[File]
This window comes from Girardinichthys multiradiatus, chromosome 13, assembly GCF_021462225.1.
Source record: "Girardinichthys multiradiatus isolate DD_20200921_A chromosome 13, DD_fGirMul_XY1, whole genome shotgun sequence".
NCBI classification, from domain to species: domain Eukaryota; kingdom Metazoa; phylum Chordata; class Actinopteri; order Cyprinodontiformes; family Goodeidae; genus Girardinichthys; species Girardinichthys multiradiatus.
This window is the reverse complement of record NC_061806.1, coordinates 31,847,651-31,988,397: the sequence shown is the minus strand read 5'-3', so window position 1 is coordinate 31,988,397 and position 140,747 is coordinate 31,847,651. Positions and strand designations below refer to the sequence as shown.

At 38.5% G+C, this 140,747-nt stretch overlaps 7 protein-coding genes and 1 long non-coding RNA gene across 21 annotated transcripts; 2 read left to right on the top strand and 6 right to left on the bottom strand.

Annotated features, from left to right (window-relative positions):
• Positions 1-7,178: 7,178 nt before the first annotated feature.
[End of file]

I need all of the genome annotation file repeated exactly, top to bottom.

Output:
This window comes from Girardinichthys multiradiatus, chromosome 13, assembly GCF_021462225.1.
Source record: "Girardinichthys multiradiatus isolate DD_20200921_A chromosome 13, DD_fGirMul_XY1, whole genome shotgun sequence".
NCBI classification, from domain to species: domain Eukaryota; kingdom Metazoa; phylum Chordata; class Actinopteri; order Cyprinodontiformes; family Goodeidae; genus Girardinichthys; species Girardinichthys multiradiatus.
This window is the reverse complement of record NC_061806.1, coordinates 31,847,651-31,988,397: the sequence shown is the minus strand read 5'-3', so window position 1 is coordinate 31,988,397 and position 140,747 is coordinate 31,847,651. Positions and strand designations below refer to the sequence as shown.

At 38.5% G+C, this 140,747-nt stretch overlaps 7 protein-coding genes and 1 long non-coding RNA gene across 21 annotated transcripts; 2 read left to right on the top strand and 6 right to left on the bottom strand.

Annotated features, from left to right (window-relative positions):
• Positions 1-7,178: 7,178 nt before the first annotated feature.